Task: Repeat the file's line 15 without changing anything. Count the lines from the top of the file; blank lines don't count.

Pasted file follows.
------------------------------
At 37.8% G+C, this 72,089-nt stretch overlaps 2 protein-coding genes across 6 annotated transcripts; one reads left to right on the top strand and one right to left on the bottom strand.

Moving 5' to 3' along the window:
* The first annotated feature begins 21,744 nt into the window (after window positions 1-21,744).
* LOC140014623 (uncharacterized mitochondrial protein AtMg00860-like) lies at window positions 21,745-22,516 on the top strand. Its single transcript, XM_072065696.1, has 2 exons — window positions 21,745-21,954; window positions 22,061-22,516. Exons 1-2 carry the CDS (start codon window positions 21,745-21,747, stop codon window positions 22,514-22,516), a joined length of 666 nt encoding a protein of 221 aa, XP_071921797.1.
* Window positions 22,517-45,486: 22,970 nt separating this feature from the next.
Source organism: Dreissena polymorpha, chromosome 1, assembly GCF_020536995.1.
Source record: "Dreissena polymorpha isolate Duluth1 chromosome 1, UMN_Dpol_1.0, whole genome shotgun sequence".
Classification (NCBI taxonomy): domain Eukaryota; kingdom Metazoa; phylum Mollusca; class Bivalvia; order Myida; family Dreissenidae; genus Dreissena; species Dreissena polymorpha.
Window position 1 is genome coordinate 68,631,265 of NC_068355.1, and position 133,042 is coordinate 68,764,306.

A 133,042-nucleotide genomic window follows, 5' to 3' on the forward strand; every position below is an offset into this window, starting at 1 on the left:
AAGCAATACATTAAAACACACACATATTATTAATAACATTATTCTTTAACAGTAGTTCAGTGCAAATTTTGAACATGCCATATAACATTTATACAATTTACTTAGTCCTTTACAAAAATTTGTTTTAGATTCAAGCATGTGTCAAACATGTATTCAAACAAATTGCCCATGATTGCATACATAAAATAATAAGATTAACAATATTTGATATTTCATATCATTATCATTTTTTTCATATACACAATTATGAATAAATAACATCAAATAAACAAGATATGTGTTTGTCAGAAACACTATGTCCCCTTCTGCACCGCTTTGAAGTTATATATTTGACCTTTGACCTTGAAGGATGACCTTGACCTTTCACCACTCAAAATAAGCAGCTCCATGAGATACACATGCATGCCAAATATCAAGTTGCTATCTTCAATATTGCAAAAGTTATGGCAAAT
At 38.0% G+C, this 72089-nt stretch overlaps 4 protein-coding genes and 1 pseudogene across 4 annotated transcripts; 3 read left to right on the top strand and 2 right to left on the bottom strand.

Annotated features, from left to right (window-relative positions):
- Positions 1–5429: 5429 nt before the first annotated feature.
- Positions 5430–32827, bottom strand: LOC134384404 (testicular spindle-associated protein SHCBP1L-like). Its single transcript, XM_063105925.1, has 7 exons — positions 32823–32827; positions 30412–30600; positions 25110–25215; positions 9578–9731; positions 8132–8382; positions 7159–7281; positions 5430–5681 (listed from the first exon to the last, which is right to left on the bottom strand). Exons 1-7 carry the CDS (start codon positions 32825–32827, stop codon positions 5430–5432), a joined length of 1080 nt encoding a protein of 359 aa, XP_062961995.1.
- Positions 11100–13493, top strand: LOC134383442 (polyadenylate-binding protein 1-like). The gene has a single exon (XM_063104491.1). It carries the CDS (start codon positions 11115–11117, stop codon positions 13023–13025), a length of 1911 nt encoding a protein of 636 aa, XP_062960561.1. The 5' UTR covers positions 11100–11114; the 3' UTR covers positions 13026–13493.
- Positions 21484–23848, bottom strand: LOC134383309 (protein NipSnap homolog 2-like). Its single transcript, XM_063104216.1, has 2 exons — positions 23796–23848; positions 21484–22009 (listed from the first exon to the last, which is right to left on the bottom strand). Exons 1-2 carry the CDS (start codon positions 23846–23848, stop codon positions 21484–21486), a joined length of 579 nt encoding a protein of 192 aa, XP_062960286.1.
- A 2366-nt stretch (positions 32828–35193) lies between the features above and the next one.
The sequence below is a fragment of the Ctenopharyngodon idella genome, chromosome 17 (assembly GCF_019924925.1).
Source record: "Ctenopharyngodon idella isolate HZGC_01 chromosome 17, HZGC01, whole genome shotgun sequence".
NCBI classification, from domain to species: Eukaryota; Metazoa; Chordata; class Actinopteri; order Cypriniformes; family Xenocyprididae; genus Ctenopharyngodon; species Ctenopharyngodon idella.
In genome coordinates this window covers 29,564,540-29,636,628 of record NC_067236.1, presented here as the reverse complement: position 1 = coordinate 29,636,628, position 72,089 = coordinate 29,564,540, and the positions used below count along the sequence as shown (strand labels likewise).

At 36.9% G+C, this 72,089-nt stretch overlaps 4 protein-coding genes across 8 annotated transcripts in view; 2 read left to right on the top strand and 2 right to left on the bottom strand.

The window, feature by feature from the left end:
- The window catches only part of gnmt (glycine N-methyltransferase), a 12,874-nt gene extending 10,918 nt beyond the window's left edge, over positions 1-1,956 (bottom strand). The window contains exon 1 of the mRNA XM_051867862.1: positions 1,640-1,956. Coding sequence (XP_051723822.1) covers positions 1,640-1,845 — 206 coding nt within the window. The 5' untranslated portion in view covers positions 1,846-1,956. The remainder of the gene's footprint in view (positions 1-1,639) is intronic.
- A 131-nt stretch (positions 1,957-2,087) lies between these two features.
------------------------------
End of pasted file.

- Positions 5430–32827, bottom strand: LOC134384404 (testicular spindle-associated protein SHCBP1L-like). Its single transcript, XM_063105925.1, has 7 exons — positions 32823–32827; positions 30412–30600; positions 25110–25215; positions 9578–9731; positions 8132–8382; positions 7159–7281; positions 5430–5681 (listed from the first exon to the last, which is right to left on the bottom strand). Exons 1-7 carry the CDS (start codon positions 32825–32827, stop codon positions 5430–5432), a joined length of 1080 nt encoding a protein of 359 aa, XP_062961995.1.